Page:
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Mariel Hemingway hopes new film will end her family's curse

Mariel Hemingway poses at the Virgin Unite's ''Rock The Kasbah'' benefit reception in Hollywood, California July 2, 2007. Reuters/Mario Anzuoni

LONDON: Actress Mariel Hemingway hopes going public in a documentary about the curse that has plagued her family will finally dispel any mystery around their battles with addiction and raise awareness about mental illness.

For years, Hemingway ignored the drinking, addiction and mental illness that coursed through her family, leading several relatives to take their own lives.

Her grandfather Ernest Hemingway, the Nobel Prize-winning writer, killed himself in 1961 just months before she was born. Mirroring his own father's suicide, he shot himself.

One of her sisters, Margaux, died of an overdose in 1996 at the age of 42, and her youngest sister, Joan, has been in and out of institutions for a decade.

Mariel Hemingway, 51, who soared to fame in her Oscar-nominated role in the Woody Allen film "Manhattan", has faced her own demons, battling depression.

But she hopes that talking openly about the so-called Hemingway curse in a new documentary, "Running from Crazy", will help others confront mental illness in their own families.

"I never felt it was a curse but I definitely wanted a normal life," Hemingway told Reuters in London on Wednesday where she attended the opening night of "Fiesta", a play based on Ernest Hemingway's first novel, "The Sun Also Rises".

"There are lifestyle choices you can make which can change the course of your life. I have been able to do that through the food I eat, what I drink, what I do on a day-to-day basis. I have managed to find a balance."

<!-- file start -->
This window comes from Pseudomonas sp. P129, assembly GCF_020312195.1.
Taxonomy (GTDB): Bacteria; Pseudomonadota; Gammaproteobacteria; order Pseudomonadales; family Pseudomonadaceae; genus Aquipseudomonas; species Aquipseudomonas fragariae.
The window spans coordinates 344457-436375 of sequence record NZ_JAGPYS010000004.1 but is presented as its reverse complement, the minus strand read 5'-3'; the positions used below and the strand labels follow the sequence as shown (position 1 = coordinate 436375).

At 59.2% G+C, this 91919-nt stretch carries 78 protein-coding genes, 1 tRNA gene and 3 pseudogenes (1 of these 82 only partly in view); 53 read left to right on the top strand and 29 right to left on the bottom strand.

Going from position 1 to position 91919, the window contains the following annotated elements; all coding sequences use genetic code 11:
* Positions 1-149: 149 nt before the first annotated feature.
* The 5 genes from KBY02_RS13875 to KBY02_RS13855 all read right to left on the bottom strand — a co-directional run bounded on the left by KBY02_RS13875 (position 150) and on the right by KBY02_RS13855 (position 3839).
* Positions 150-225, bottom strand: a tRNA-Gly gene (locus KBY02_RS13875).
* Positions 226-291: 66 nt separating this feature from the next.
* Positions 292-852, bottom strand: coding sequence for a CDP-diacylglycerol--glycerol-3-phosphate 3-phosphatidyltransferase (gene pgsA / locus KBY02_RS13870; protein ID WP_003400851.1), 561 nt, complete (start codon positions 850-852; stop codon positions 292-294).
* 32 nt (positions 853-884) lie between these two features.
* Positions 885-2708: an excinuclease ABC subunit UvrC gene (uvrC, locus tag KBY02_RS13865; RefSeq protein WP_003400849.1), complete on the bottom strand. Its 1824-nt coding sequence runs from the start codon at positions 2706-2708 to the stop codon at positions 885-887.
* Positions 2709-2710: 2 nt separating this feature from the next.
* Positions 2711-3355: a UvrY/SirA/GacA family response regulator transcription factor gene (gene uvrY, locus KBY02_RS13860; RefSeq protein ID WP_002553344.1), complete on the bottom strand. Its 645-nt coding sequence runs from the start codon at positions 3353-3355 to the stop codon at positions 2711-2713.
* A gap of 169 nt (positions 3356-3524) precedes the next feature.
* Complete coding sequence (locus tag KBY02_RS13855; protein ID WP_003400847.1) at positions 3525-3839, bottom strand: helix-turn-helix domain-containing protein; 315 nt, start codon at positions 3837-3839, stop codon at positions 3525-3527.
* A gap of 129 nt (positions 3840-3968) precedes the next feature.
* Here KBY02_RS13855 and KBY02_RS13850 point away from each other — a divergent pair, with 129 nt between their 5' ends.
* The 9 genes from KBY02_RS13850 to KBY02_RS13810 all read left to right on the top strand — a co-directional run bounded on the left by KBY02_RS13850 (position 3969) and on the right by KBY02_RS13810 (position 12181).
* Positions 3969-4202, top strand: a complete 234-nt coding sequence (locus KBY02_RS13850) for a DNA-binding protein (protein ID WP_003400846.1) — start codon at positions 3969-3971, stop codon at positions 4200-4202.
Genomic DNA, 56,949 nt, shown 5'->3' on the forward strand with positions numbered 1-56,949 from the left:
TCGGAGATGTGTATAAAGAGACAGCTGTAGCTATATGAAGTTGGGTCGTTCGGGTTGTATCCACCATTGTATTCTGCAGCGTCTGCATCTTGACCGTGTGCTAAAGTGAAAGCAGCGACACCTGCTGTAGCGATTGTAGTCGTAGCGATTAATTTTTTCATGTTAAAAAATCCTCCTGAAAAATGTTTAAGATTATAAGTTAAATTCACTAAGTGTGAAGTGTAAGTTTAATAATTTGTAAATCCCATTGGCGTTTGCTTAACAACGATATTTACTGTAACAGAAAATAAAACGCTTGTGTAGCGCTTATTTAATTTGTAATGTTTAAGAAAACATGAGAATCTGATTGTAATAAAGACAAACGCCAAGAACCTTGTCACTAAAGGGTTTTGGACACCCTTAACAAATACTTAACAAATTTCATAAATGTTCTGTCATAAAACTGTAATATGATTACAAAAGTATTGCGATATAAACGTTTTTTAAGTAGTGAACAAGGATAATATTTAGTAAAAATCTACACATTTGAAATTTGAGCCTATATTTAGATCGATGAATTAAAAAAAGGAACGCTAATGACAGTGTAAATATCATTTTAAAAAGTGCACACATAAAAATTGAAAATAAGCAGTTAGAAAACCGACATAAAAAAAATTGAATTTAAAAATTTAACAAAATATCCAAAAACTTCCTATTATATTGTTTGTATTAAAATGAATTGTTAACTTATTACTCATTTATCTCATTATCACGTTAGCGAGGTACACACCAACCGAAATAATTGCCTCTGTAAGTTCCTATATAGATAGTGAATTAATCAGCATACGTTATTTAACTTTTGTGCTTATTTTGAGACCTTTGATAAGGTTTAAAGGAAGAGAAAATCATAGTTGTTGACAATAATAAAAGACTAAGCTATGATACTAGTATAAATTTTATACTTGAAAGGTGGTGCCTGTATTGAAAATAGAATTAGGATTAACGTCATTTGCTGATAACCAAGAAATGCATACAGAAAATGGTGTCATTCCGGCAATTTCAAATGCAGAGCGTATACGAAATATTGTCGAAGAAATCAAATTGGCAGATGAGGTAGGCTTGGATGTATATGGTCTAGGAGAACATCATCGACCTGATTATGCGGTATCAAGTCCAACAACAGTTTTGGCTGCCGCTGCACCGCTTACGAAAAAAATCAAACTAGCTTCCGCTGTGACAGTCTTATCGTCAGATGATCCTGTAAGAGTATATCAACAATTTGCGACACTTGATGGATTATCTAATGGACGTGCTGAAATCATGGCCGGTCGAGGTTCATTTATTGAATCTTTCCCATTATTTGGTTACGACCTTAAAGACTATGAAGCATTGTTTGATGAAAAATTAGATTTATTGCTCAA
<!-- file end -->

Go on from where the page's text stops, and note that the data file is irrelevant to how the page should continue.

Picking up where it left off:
The documentary, which made its premiere at last month's Sundance Film Festival and is due to be released in Britain this spring, explores her parents' tumultous marriage and her troubled relationships with her siblings.

It includes footage of her sister Margaux, a model and actress, whose death she refused to say was suicide until 2003.

"Making this documentary ended up being very therapeutic," she said. "It was not until recently that I realised I had been depressed for so long and I am finally happy."

Hemingway said her family and her own battles had made her passionate about advocating awareness about suicide and mental illness with her own two daughters as well as other people.

"Mental illness especially in the United States is still taboo. Hopefully seeing what my family has gone through will help people talk about these issues," she said.

Hemingway said she was currently working on turning her grandfather's posthumous memoir "A Moveable Feast" into a film and was acutely aware how difficult it was to adapt his prose, which was so often dependent on what was not said.

"You have to have a very delicate hand to adapt his work," she said, praising "Fiesta", which was adapted from "The Sun Also Rises" and directed by Alex Helfrecht.

Helfrecht received approval from the Hemingway estate to adapt the novel, which follows a group of hard-drinking expatriates from Paris to Pamplona's bull-running festival in the 1920s, for the stage. "Fiesta" runs at the Trafalgar Studios 2 until March 2.

 

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